Majors and Minors


Your major program is a central component of your academic experience. When you select a major, before or after arriving at BU, you are choosing the academic area you will study in depth and that will absorb much of your time and attention. Your major will appear on both your diploma and your transcript.

Some students choose a major because it seems to have a direct correlation to a career that interests them, but many students choose majors because of their interest in the material and their desire to learn the skills foregrounded in the major.

BU offers more than 100 majors. Some of them will be familiar to you, but there also should be many new areas for you to explore. Many students come into BU without having selected a major, and a large number of students change their major at least once after arrival. So give free rein to your curiosity, and don’t be hesitant to explore something new. Sometimes taking a Hub course in an unfamiliar area that looks interesting can be a strategic way to explore. Even if you decide not to pursue that field further, you will still have earned Hub units.

In terms of commitment, majors are comprised of at least nine 4-credit courses, though the upper limit of required coursework is determined by individual schools and colleges. In addition, some major courses may have prerequisite courses that must be completed first.

You must complete all requirements for your major in order to receive your degree. Many majors have a minimum grade that must be achieved in a course in order to count the course toward the major. For instance, in the College of Arts & Sciences, you must receive at least a C in order to count a course toward your major. Check the Bulletin for information about your major.

Typically, students are required to take both standardized introductory courses and individually selected upper-level electives in order to complete their major. In these majors, students can shape their pathway to suit their particular interests, abilities, and aspirations. Some majors, however, have a very strictly sequenced set of particular courses that need to be completed in order to demonstrate mastery in the field.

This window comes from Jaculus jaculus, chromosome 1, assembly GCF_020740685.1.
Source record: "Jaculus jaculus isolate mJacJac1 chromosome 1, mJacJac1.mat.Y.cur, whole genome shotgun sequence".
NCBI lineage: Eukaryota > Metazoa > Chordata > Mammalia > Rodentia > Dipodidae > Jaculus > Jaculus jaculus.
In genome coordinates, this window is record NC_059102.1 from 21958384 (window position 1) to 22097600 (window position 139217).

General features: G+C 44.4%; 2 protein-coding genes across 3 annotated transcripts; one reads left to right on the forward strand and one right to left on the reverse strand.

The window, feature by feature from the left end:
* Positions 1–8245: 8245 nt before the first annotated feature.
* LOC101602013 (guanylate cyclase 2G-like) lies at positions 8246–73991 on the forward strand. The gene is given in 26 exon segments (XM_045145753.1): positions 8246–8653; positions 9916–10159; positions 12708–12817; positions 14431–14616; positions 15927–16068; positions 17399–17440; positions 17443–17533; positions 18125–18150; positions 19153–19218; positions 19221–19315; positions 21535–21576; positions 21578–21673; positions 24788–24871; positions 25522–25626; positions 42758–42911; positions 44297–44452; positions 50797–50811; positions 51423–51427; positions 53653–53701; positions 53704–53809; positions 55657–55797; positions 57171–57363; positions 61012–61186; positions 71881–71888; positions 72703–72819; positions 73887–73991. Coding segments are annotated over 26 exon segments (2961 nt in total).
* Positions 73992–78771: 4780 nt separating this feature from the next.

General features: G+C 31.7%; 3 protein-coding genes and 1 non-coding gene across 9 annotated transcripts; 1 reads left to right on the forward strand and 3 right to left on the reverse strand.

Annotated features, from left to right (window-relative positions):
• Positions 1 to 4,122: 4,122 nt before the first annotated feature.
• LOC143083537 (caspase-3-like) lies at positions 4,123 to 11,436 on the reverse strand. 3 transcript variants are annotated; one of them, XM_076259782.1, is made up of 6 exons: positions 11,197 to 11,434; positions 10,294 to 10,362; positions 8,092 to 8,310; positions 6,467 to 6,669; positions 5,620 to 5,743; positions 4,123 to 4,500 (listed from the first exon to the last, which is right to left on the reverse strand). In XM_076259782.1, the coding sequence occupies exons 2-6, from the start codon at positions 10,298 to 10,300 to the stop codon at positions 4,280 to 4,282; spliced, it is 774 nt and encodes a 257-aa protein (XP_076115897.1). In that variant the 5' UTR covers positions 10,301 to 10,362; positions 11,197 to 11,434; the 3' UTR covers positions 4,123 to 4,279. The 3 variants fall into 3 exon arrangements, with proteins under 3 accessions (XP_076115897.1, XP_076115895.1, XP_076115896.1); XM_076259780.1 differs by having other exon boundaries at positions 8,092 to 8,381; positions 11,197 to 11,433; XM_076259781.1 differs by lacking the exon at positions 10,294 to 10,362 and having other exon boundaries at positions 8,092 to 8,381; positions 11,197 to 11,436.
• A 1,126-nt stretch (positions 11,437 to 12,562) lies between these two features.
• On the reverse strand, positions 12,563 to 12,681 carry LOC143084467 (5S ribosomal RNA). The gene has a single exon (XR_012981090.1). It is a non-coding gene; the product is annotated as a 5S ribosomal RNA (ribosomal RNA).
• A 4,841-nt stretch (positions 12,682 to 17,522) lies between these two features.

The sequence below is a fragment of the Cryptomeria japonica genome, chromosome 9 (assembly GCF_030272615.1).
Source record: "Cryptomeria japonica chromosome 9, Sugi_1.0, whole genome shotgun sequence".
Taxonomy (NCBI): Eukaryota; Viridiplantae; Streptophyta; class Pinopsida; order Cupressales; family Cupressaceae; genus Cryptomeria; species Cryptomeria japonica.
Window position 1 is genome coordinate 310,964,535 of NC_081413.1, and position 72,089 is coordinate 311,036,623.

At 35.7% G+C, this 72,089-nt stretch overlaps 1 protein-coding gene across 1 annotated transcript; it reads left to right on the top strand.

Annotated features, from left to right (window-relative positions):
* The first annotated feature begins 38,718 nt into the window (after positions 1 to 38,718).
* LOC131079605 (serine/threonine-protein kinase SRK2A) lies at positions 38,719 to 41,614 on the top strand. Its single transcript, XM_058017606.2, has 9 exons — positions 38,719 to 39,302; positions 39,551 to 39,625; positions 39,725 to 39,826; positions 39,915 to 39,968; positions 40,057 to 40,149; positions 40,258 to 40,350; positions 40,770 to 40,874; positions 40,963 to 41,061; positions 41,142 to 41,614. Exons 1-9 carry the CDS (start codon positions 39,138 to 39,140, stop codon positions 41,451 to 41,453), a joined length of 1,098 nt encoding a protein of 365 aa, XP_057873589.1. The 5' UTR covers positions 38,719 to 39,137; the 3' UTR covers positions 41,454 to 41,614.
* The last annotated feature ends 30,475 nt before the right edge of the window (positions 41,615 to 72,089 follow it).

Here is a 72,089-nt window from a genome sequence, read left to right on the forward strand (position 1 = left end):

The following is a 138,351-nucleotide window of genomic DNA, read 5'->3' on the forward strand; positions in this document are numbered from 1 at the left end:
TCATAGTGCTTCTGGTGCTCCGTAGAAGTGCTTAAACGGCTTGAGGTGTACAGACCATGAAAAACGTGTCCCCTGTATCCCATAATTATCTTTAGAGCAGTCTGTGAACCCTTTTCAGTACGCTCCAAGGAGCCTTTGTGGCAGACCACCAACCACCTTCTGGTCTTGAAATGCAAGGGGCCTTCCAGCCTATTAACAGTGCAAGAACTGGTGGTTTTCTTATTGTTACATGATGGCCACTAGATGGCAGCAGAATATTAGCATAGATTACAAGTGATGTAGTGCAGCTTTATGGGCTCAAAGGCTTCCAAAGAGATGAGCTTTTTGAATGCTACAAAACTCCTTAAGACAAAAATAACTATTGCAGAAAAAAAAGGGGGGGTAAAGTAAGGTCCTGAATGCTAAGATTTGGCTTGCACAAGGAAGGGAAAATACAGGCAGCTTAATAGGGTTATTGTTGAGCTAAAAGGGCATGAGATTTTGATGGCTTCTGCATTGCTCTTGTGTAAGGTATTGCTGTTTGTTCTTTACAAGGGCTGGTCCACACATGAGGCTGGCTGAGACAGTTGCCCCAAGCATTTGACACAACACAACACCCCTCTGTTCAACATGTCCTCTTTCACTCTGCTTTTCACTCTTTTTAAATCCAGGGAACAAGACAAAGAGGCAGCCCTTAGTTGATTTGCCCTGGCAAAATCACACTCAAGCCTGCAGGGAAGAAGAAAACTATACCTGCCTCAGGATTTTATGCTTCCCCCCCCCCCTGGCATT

Pursuing a minor is optional. When you have an area of interest you would like to explore somewhat in depth but not to the extent of a major, a minor can be a helpful way to focus your studies and join an intellectual community.

Some students, however, will be better served by taking just a few courses in an area that interests them. When deciding whether or not to declare a minor, think about whether you want to take all of the requirements, or really only a few. You only have so much time, and everything is a trade-off, so you should also think about what you might have to give up in order to complete a minor. Make sure the trade-off is worth it to you.

A minor usually requires five to seven courses. BU offers more than 90 minor programs for undergraduates. A minimum of twelve credits must be unique to any minor and may not count toward the fulfillment of majors or additional minors. Your minor appears only on your transcript, not on your diploma.

A list of minors can be found in the Bulletin. Remember, you can minor in a different BU school or college!

To declare a minor, you need to work with the school that offers the minor. However, it’s a good idea to discuss the decision with your major advisor as well.